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Colet Gardens is a shadow of its former self.
Colet Gardens predated most of the urban development of the area, being previously known as Red Cow Lane. It ran through what was previously market gardens.
Colet Gardens got its name from the Renaissance scholar and Dean of St Paul’s, John Colet, who had founded St Paul’s school in 1509. St Paul’s School occupied local land and buildings in the immediate area.
, on the road, was built in 1885 and became a workplace of many artists and then a dance school. Its address changed to Talgarth Road
in the 1960s when that road became part of the A4.
The line of Talgarth Road
took over the southern section of Colet Gardens in 1961 and became a main road of London. The northern section of Colet Gardens remained suburban.
The Study Society
Barons Court Barons Court station serves the District and Piccadilly lines. Cadby Hall Cadby Hall was a major office and factory complex in Hammersmith, London which was the headquarters of pioneering catering company Joseph Lyons and Co. for almost a century. St Paul’s Girls’ School St Paul’s Girls’ School is an independent school which accepts students between the ages of 10 and 19. The Rifle The Rifle was a public house on Fulham Palace Road. Brook Green, W14 Brook Green runs either side of the green of the same name - the W14 section runs north of the green. Shortlands, W6 Shortlands commemorates a local field name, first mentioned in the reign of Henry V. Talgarth Road, W6 Talgarth Road is the local name for that part of the A4 lying in West Kensington.
West Kensington station was opened in 1877.
At the beginning of the nineteenth century this was the northern part of the Fulham Fields, a rural area of nurseries, market gardens and small fanns supplying produce to Londoners. The transformation from country idyll to city suburb was hastened by speedier travel to London’s business and commercial centres: the Metropolitan District Railway (now the District Line) was extended from Earls Court to Hammersmith in 1874 with one station on the way, North End (Fulham), which became West Kensington in 1877. The Great Northern, Piccadilly and Brompton Railway (now the Piccadilly Line) arrived in Hammersmith thirty years later, and Barons Court station was opened in 1905. There was never a baron’s court here, the name merely imitated the popular Earl's Court. Encouraged by the arrival of the railways, building firms laid out their tidy housing developments between 1870 and 1890: much work was done by the local firm of Gibbs and Flew, who built the Margravine Estate. In untidy contrast, the older roads wriggle across this area: North End Road from north to south, and Margravine and Greyhound Roads from west to east.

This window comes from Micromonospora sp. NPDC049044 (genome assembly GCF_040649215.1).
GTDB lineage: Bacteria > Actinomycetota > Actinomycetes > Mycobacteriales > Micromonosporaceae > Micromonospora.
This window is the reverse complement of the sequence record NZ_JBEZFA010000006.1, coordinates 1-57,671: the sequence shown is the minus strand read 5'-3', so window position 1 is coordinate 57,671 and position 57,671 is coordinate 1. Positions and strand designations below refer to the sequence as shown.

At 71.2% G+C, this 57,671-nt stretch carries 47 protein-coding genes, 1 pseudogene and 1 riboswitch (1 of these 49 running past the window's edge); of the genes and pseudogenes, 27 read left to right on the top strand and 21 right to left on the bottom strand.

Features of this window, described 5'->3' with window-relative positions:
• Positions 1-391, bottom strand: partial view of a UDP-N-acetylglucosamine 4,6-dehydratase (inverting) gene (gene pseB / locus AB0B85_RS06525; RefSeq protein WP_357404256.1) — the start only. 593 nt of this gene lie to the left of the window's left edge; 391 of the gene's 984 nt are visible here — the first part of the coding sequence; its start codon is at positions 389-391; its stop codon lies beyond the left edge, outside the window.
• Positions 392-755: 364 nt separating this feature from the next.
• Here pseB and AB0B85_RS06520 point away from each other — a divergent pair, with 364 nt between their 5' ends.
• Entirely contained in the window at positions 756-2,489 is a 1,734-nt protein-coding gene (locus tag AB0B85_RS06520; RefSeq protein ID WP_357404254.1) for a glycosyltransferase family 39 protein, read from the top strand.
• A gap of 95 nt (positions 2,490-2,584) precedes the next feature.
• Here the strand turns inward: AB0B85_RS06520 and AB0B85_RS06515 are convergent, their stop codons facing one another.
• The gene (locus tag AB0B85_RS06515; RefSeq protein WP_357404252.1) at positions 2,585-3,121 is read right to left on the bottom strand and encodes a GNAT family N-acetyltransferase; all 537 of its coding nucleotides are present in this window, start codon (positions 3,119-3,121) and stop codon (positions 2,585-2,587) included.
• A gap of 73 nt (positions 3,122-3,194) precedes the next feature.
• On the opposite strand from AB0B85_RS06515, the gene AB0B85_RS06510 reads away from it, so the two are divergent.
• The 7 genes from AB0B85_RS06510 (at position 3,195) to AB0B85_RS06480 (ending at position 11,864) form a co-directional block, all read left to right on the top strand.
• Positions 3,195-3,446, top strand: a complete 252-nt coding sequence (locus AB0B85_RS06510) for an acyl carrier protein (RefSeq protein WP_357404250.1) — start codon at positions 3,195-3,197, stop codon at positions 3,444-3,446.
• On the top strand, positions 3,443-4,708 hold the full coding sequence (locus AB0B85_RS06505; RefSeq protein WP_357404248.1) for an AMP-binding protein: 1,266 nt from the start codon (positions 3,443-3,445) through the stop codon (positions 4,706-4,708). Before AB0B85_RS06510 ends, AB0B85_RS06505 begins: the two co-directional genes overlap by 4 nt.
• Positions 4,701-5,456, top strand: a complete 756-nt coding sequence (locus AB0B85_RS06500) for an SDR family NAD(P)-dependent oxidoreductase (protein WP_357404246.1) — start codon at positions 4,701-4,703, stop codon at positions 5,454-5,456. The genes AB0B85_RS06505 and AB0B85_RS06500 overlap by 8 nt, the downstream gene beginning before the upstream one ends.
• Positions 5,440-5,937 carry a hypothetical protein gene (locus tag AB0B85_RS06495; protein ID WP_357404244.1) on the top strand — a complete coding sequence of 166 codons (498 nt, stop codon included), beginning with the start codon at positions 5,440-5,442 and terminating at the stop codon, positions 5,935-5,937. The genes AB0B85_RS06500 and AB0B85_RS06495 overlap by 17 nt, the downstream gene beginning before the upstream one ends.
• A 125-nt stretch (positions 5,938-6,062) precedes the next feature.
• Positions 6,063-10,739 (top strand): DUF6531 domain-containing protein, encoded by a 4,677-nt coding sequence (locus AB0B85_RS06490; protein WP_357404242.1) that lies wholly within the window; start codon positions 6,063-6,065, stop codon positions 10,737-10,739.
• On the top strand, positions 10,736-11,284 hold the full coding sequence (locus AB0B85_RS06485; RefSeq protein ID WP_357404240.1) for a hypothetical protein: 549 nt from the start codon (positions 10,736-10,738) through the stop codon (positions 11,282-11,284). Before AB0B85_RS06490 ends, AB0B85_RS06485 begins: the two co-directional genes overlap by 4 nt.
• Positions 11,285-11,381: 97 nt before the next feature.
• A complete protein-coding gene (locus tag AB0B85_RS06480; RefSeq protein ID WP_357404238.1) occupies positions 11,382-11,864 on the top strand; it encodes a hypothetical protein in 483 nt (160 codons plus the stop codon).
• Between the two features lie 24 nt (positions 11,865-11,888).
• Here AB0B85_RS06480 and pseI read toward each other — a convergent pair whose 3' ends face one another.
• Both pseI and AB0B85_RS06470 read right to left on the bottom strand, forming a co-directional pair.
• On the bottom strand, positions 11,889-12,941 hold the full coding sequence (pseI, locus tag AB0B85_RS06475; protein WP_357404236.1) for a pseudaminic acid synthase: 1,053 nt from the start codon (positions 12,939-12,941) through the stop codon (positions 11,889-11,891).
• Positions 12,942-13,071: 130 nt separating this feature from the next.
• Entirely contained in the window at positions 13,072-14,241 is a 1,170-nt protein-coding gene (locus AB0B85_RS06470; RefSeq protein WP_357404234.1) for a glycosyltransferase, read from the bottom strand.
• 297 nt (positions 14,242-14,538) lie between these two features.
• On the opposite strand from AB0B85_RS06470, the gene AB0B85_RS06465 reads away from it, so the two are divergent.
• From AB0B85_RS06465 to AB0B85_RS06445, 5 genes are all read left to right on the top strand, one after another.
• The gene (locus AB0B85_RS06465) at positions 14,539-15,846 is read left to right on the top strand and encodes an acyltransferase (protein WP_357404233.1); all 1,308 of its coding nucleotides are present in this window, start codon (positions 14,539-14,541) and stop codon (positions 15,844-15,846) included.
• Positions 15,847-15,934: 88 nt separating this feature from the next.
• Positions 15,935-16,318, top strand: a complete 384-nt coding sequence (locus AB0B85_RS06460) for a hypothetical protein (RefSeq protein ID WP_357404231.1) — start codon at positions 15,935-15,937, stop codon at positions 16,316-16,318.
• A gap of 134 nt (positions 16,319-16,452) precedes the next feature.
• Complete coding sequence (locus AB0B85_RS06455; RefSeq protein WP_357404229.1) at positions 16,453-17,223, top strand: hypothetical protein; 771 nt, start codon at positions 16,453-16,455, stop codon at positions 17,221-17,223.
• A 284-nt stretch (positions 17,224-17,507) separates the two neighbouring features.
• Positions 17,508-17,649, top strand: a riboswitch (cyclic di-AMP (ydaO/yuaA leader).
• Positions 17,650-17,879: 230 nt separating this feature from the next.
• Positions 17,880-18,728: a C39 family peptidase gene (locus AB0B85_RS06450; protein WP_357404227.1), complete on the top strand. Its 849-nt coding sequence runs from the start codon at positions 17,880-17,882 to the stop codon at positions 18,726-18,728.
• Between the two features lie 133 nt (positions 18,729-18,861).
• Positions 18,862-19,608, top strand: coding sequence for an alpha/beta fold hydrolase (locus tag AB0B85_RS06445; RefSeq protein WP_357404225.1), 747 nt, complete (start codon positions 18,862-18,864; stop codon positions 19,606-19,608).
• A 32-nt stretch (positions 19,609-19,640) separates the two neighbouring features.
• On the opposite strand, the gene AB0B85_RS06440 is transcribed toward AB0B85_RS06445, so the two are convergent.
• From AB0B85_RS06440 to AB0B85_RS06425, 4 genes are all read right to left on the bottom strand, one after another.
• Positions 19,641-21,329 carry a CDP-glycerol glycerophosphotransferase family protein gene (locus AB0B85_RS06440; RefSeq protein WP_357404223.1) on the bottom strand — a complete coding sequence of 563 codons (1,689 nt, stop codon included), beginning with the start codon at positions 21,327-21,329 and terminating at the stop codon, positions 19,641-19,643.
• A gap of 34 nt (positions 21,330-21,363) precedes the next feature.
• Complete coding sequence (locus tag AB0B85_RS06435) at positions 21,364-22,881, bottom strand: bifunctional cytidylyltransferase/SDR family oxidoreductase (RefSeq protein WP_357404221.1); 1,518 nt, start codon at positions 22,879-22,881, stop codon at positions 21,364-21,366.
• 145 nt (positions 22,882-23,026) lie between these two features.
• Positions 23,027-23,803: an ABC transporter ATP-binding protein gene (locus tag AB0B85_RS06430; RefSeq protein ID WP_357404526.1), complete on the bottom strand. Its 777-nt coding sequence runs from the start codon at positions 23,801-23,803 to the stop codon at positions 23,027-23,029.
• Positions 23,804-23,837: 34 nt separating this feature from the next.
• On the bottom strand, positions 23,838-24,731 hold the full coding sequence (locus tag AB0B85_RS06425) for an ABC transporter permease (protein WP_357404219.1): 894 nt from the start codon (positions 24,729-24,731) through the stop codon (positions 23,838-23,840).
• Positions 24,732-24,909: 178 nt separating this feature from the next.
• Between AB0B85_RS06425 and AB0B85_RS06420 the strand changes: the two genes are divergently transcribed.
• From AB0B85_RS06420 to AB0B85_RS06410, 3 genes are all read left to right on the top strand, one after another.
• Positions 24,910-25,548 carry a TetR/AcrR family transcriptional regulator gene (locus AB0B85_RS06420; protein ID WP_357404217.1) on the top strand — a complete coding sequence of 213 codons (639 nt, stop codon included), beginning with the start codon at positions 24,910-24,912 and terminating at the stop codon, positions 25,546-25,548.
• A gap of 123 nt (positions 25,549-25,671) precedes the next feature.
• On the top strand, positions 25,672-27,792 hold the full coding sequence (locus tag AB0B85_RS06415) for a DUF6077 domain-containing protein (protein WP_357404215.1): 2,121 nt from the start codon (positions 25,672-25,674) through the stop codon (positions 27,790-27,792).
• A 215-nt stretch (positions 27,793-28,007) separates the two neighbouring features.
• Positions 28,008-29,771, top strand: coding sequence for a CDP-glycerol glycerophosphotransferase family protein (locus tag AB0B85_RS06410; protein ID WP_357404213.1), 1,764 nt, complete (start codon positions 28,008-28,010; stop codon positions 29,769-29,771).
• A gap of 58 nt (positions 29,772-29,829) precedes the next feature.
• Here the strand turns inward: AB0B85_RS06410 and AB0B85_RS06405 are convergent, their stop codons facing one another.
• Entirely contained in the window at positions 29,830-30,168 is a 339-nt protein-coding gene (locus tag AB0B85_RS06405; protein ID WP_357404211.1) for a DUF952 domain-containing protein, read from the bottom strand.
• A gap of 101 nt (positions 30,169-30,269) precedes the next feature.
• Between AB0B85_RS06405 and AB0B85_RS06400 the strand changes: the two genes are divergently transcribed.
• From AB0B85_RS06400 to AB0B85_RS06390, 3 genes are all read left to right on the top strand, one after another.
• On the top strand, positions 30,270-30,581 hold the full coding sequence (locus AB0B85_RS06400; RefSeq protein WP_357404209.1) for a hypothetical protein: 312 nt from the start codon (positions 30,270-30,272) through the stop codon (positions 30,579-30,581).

The notable landmarks in this area were provided for Fulham’s burgeoning population. To take advantage of the increased income and leisure of the middle classes, the private Queen's Club was started in 1886. In the 1890s some football internationals were held there, but today it is known as the venue for the pre—Wimbledon men’s tennis tournament.
Not far away is Charing Cross Hospital, which moved to Fulham in 1959. It was not however the first hospital here, since this had been the site of the Fulham Infirmary since 1850. Although originally the Fulham Union Workhouse with room for only thirty or so sick people, its facilities were increasingly called upon as the local population expanded.
By 1914 it was providing general medical and surgical care, as well as training nurses. After the amalgamation with Charing Cross a new hospital was built and pened in 1973.
Finally, on the east side of the hospital is Margravine Cemetery. Although in Fulham, this was the burial ground for Hammersmith after burials in London churchyards were forbidden for health reasons in 1855.